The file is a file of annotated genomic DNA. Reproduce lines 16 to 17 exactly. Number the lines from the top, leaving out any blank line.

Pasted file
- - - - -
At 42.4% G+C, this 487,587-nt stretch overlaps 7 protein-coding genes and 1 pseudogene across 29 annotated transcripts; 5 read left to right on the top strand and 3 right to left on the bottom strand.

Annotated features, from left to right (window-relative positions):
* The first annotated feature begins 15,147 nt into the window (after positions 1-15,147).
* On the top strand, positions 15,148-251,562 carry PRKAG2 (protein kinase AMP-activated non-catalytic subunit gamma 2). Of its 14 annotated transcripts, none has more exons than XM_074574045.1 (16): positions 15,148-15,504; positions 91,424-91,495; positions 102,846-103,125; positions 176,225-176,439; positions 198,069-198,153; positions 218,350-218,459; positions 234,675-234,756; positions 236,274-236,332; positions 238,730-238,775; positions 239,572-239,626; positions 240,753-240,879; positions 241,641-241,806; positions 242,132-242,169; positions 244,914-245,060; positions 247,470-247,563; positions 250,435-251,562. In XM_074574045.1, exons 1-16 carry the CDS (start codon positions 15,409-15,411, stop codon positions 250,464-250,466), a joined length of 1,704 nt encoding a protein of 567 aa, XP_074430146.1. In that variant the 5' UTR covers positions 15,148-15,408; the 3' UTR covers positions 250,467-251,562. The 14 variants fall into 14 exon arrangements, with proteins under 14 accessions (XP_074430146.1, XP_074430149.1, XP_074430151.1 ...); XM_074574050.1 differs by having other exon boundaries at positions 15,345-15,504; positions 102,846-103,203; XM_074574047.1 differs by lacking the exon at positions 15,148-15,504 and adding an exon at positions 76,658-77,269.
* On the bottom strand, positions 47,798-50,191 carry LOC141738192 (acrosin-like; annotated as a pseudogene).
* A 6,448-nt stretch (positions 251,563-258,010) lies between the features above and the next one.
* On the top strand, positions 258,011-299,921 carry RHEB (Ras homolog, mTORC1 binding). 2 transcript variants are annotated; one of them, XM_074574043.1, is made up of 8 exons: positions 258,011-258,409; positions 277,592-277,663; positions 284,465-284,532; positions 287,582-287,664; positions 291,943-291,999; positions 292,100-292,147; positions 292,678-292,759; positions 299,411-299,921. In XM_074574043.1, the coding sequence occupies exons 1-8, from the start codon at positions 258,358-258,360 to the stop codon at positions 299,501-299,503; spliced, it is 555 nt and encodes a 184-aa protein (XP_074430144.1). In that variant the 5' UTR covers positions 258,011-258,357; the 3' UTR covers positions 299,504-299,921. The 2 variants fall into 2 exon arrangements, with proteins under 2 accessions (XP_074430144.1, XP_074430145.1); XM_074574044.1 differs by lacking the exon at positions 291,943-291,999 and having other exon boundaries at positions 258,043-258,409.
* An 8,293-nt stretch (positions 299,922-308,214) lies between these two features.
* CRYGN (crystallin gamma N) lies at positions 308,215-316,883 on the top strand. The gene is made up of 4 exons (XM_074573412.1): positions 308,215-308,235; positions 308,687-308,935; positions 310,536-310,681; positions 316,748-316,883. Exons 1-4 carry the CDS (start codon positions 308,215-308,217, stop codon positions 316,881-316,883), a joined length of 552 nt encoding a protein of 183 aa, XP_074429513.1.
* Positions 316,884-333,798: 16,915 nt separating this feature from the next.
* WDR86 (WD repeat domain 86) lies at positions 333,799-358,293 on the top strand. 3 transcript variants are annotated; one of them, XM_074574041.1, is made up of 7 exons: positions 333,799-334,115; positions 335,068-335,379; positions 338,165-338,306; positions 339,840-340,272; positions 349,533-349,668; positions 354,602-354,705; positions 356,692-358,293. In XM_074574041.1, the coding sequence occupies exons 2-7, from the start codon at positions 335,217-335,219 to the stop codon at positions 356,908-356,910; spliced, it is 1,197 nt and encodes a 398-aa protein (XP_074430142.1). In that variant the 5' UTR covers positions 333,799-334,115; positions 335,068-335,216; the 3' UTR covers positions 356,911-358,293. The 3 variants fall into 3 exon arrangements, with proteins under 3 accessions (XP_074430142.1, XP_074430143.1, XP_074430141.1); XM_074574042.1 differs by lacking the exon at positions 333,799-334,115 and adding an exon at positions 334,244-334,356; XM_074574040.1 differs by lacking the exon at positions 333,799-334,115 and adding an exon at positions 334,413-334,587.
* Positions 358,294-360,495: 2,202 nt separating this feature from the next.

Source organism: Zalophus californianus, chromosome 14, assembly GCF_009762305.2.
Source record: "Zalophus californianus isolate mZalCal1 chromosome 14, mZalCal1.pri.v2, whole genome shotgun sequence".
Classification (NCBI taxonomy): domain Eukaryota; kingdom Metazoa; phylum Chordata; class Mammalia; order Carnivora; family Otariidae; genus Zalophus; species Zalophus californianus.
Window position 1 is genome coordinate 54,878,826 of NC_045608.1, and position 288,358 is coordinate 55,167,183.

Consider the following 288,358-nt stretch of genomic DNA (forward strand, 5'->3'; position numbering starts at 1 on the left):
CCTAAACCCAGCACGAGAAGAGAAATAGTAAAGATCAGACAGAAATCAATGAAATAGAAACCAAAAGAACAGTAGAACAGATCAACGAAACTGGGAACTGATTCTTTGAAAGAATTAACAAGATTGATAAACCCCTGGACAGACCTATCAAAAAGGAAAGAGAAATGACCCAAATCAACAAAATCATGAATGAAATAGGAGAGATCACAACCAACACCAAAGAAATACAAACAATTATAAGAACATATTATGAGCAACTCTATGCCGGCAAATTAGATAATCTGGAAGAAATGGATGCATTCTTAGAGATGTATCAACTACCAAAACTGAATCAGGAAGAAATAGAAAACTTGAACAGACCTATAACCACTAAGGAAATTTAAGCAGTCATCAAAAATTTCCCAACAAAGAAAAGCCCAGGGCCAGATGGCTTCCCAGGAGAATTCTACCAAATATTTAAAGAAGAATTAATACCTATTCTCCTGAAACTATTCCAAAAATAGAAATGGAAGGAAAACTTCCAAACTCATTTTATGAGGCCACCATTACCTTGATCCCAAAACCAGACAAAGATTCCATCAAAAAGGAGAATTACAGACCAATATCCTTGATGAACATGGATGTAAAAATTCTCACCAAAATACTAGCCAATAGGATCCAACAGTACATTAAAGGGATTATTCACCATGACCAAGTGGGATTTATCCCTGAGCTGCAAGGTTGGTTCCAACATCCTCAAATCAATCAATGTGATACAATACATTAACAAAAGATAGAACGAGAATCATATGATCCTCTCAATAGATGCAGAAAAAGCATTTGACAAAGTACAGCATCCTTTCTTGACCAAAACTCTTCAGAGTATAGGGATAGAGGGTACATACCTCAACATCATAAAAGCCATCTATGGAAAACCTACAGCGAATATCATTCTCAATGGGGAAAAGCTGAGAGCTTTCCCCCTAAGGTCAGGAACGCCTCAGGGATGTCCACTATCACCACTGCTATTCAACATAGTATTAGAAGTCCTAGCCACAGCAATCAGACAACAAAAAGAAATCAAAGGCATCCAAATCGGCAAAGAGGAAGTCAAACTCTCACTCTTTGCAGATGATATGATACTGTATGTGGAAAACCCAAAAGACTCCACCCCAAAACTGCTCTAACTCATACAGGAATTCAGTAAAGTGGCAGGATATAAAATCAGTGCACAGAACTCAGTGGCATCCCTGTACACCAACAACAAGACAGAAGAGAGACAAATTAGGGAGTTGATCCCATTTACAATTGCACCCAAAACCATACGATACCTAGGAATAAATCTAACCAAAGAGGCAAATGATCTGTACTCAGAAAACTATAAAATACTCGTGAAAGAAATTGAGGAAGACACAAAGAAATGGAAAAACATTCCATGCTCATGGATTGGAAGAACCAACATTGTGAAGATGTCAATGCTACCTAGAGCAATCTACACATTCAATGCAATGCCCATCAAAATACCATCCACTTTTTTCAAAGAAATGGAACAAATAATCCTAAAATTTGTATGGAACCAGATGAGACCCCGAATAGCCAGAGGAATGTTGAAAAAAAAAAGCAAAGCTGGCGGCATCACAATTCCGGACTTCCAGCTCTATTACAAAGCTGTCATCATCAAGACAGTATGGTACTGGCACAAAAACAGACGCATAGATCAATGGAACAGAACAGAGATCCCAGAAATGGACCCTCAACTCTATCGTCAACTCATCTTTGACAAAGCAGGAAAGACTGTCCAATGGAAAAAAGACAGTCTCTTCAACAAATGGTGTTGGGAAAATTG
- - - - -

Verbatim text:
Window position 1 is genome coordinate 54,878,826 of NC_045608.1, and position 288,358 is coordinate 55,167,183.

Consider the following 288,358-nt stretch of genomic DNA (forward strand, 5'->3'; position numbering starts at 1 on the left):